The only thing that counts is faith expressing itself through love.

James 2:8

If you really keep the royal law found in Scripture, “Love your neighbor as yourself,” you are doing right.

1 John 3:18

Dear children, let us not love with words or speech but with actions and in truth.

Galatians 5:13

You, my brothers and sisters, were called to be free. But do not use your freedom to indulge the flesh; rather, serve one another humbly in love.

1 Corinthians 13

1 If I speak in the tongues of men or of angels, but do not have love, I am only a resounding gong or a clanging cymbal. 2 If I have the gift of prophecy and can fathom all mysteries and all knowledge, and if I have a faith that can move mountains, but do not have love, I am nothing. 3 If I give all I possess to the poor and give over my body to hardship that I may boast, but do not have love, I gain nothing.

What does God’s love look and act like?

4 Love is patient, love is kind. It does not envy, it does not boast, it is not proud. 5 It does not dishonor others, it is not self-seeking, it is not easily angered, it keeps no record of wrongs. 6 Love does not delight in evil but rejoices with the truth. 7 It always protects, always trusts, always hopes, always perseveres.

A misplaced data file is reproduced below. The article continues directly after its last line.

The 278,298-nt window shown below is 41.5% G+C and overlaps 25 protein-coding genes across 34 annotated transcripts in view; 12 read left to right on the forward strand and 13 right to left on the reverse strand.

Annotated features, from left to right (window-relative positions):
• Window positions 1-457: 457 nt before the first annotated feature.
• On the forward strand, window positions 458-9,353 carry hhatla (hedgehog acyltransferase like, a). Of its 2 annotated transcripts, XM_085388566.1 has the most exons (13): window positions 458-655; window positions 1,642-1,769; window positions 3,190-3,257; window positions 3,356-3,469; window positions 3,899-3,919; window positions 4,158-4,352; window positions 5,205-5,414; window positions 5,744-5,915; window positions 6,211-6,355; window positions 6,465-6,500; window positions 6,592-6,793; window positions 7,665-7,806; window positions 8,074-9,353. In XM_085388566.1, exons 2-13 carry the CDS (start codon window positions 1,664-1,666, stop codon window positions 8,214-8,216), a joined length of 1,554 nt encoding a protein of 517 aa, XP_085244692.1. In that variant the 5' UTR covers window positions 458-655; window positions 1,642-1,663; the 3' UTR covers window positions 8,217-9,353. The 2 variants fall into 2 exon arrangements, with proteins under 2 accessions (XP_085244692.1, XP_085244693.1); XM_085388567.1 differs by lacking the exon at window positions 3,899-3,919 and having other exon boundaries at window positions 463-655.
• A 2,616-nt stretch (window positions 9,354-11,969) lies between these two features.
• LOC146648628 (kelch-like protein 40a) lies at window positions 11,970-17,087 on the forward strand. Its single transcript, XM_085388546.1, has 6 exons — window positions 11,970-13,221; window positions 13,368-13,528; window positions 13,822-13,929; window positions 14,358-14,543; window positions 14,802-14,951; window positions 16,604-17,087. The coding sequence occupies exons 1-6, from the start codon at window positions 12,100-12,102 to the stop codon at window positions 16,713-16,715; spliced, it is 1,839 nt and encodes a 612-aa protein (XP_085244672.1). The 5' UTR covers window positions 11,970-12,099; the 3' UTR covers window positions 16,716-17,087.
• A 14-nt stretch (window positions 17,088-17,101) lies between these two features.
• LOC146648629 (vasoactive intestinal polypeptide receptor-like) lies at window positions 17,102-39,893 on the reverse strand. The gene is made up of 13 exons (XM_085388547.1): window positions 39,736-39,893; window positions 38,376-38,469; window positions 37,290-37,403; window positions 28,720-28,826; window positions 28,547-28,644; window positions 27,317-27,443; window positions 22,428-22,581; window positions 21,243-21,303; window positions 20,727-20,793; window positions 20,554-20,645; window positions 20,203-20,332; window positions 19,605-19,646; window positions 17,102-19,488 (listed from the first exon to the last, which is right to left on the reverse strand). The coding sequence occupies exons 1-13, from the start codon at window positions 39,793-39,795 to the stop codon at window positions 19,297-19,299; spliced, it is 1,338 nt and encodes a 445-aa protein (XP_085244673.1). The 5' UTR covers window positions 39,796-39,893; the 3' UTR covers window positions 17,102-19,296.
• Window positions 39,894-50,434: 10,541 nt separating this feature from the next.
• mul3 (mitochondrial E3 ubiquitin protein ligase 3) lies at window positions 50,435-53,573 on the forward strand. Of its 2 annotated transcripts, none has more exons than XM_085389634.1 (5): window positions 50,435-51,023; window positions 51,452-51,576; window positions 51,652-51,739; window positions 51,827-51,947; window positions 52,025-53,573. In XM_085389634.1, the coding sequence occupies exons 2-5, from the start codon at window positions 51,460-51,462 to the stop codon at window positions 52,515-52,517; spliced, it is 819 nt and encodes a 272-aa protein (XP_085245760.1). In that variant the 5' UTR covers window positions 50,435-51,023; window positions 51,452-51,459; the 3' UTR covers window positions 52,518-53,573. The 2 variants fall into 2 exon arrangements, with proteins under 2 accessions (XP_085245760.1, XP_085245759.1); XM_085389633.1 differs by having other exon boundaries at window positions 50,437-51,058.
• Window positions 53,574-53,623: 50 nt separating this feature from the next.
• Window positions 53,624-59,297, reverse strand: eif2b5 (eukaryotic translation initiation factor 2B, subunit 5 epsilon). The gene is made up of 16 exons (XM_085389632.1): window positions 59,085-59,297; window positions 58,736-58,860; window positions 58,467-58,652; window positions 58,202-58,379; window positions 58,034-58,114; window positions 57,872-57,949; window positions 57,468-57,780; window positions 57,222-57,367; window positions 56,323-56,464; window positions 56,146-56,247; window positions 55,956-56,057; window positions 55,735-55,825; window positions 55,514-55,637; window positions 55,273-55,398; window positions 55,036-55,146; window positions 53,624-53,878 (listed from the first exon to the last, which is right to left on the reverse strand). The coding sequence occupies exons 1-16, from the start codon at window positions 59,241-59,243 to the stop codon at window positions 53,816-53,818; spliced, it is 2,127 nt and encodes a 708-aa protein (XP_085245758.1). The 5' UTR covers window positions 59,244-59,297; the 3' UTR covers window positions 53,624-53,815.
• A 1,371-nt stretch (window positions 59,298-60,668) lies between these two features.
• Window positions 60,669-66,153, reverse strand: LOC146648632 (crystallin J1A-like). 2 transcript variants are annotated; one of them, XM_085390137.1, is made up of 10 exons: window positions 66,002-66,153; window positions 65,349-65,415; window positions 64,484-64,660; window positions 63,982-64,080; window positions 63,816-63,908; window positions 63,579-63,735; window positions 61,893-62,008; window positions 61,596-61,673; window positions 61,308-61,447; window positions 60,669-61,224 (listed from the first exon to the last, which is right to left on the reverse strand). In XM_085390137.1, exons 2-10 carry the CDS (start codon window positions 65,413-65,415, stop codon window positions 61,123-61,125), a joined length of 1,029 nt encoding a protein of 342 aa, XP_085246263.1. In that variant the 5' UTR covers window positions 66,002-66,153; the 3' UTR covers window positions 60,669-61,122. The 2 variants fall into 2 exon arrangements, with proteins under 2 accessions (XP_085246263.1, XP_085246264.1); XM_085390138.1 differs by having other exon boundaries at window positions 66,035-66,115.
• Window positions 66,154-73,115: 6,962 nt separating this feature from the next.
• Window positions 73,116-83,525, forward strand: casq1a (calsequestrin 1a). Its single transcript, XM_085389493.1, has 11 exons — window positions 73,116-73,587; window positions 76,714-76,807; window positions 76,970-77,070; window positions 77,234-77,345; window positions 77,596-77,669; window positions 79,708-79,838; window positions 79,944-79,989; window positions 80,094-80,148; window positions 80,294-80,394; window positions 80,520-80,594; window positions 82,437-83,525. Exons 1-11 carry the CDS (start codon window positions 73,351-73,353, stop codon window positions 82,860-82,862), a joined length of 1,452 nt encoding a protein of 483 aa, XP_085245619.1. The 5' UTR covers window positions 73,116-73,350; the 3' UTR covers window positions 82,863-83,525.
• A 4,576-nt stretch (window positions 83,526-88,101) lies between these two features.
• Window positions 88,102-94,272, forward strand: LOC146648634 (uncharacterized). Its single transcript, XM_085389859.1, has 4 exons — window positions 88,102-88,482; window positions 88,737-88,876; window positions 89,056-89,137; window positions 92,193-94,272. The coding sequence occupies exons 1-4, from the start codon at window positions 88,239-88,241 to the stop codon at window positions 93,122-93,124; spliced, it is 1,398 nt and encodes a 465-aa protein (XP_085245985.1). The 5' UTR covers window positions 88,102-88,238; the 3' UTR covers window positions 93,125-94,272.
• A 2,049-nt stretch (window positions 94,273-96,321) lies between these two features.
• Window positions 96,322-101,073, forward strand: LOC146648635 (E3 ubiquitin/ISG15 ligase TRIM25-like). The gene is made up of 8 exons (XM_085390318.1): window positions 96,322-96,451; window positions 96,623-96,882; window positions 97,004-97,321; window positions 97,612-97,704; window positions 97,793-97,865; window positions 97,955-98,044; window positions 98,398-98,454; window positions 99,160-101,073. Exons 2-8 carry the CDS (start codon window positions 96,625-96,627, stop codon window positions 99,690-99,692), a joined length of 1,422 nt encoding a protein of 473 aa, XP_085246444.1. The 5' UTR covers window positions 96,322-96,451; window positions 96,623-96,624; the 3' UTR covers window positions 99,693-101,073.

8 Love never fails.

Think about how differently our relationships would look like if we were to love others this way.  To be patient and kind toward others.  To be content in life and to never envy what they have or who they are.  To humbly honor others and to seek out what is good for them.  To be honest and transparent always.  To protect others, to trust them, to hope always for the best in them, and to persevere through all let-downs.

13 And now these three remain: faith, hope and love. But the greatest of these is love.

God’s love is a protective covering for us.

1 Peter 4:8

Above all, love each other deeply, because love covers over a multitude of sins.

* White board example *

– Write a sin in black, permanent marker

– Show that it cannot be erased

– Write over it with a red dry-erase marker

– Erase it

This is what the love of God does expressed through the covering of the blood of Christ.

When it comes to sin, love doesn’t:

– Excuse it

– Ignore it

– Enable it


– Privately confronts it

– Forgives it

– Disables it (boundaries to prevent temptation and offers help to free them from it)

Now we’ve barely even scratched the surface of the love of God and how critically important it is to receive it from God and then to allow it to flow through us into our connections and relationships with others.  A healthy relationship with others begins with having a healthy relationship with God.

Join us next week as we continue digging into practical tools that God has given us as we continue along our guide to healthy relationships.